In humans, the branchial (pharyngeal) apparatus appears during the fourth week of development, and consists of arches, pouches, and clefts. The neural crest cells of the first through sixth pharyngeal arches give rise to the bones and cartilage of the jaws, hyoid apparatus, and larynx, while the endodermal pharyngeal pouches give rise to structures and spaces such as the Eustachian tube, parathyroid glands, and thymus. The first pharyngeal cleft, which is a surface feature, develops into the external acoustic meatus, but the remaining clefts disappear into a shrinking structure called the cervical sinus. However, in some individuals, remnants of the clefts or the cervical sinus persist, and if these abnormal structures fill with fluid, they will appear as branchial cysts.
Most branchial cysts and sinuses (persistent pharyngeal pouch) in humans involve the second cleft or pouch. In a recent paper, David and colleagues (2008) reported a branchial arch abnormality in a Haflinger foal that was likely due to persistence of the third cleft and/or pouch. Haflingers are a small horse breed, developed in the Southern Tyrolean Mountains, known for their chestnut coat color and flaxen mane and tail. The “patient”, a 1-week-old Haflinger foal, was in some respiratory distress, and presented with a soft, non-painful mass ventral to the throatlatch region. The mass displaced the trachea and larynx, as well as the right hemimandible, and had been drained of fluid, milk, neutrophils, and bacteria by a veterinarian several times since the foal’s birth.
Figure 1, David et al., (2008) Branchial cyst in 1-week-old Haflinger foal
After careful computerized tomographical analysis, both the mass and an associated abscess were painstakingly removed by the veterinary surgeons. Histopathological findings were consistent with the diagnosis of branchial cyst or sinus, and the location, medial to the right carotid arteries and entering at the piriform recess, was consistent with an origin from the third pharyngeal pouch. It’s worth noting that the external landmark for the foal’s mass, just cranioventral to the sternomandibularis muscle, corresponds to the location of branchial cysts in humans, i.e. along the anterior border of the sternocleidomastoid muscle. In fact, this location allows differential diagnosis in distinguishing a branchial cyst from a thyroglossal duct cyst, as the latter is located in the midline of the neck. The authors emphasized the difficulty of locating the branchial sinus by endoscopy in an equine patient, and concluded that, as for human patients with this anomaly, complete surgical excision of branchial cysts is necessary. The colt in this report recovered completely from the surgery, and grew and developed at a rate normal for the Haflinger breed.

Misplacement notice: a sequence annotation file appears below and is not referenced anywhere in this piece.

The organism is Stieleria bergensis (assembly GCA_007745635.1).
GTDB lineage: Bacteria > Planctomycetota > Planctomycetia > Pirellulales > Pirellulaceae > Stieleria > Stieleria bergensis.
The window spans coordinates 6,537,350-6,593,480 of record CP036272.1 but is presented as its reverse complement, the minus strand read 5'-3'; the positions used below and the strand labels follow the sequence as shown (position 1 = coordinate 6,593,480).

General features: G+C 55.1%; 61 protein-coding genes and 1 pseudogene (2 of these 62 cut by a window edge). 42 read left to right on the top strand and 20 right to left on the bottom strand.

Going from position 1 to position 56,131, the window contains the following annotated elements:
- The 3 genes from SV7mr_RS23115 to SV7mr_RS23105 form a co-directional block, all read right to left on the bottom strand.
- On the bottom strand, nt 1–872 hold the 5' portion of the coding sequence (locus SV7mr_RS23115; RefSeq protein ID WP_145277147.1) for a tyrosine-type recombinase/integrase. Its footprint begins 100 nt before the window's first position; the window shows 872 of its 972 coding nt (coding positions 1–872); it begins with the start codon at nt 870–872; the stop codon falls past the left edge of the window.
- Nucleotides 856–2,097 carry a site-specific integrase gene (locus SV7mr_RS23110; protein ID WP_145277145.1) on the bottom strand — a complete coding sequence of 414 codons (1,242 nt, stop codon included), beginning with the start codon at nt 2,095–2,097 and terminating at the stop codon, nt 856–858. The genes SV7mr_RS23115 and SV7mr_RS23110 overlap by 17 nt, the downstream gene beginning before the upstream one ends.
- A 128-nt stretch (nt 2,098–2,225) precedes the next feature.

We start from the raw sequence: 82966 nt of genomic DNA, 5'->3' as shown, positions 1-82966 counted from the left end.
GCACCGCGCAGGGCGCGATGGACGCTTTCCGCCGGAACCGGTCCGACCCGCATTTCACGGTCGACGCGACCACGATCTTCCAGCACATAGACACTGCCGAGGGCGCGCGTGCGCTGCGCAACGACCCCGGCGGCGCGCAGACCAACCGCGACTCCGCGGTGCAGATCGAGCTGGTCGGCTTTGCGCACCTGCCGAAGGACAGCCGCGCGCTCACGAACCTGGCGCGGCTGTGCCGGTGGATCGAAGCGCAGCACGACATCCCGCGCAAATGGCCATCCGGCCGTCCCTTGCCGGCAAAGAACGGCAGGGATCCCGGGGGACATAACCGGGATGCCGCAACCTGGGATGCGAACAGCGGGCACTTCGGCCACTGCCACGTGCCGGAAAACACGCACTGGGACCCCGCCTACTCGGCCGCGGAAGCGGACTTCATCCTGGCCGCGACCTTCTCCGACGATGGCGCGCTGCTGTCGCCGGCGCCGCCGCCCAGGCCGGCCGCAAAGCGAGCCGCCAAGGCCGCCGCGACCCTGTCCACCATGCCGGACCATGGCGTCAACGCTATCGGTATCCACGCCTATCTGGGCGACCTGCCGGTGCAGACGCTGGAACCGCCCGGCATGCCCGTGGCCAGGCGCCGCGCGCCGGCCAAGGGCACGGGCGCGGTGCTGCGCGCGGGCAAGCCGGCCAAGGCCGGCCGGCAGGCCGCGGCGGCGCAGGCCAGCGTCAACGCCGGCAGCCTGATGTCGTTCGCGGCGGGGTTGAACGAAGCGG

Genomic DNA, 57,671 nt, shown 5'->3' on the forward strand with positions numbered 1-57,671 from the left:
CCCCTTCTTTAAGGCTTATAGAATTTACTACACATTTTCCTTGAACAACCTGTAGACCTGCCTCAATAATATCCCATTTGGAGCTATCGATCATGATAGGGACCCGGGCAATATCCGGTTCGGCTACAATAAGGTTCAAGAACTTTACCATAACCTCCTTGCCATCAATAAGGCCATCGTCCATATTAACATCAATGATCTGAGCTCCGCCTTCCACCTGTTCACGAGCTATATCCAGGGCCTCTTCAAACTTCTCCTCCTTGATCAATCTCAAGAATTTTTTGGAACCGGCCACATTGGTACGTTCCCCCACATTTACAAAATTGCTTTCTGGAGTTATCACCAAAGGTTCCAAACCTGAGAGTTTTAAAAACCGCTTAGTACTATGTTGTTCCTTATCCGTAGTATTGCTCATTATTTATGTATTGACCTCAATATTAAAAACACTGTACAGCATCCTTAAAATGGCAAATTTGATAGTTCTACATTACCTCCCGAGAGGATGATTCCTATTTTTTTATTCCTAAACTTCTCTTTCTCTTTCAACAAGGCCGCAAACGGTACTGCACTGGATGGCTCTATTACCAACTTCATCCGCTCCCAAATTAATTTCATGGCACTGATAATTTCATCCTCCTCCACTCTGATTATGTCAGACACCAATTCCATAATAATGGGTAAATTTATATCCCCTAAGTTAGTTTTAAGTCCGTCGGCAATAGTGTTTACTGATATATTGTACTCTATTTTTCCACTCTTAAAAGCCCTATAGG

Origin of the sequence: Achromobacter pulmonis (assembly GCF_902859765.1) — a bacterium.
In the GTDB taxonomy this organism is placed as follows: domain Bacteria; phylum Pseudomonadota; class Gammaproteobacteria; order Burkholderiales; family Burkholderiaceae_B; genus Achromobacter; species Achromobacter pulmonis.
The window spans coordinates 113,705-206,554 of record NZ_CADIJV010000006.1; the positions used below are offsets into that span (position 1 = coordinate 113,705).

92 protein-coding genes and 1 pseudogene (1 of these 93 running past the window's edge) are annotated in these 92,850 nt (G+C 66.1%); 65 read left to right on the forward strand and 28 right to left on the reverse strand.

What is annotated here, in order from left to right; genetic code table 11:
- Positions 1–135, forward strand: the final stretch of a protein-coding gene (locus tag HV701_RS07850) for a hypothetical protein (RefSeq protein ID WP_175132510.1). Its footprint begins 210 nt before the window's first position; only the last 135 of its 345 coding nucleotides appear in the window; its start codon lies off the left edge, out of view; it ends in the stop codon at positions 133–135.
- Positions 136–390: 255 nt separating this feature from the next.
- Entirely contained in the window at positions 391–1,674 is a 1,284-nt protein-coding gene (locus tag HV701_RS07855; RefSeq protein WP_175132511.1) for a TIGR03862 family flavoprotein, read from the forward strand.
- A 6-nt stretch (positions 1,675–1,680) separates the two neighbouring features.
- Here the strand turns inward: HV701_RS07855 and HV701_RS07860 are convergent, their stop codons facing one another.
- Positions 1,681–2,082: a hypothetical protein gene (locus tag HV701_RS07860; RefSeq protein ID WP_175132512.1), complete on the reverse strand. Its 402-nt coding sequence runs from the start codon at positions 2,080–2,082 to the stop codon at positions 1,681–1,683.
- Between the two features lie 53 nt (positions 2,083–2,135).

David, F., Savard, C., Drolet, R., Alexander, K., Pang, D.S.J., Laverty, S. (2008). Congenital branchial apparatus malformation in a Haflinger colt. Veterinary Surgery 37, 3-11.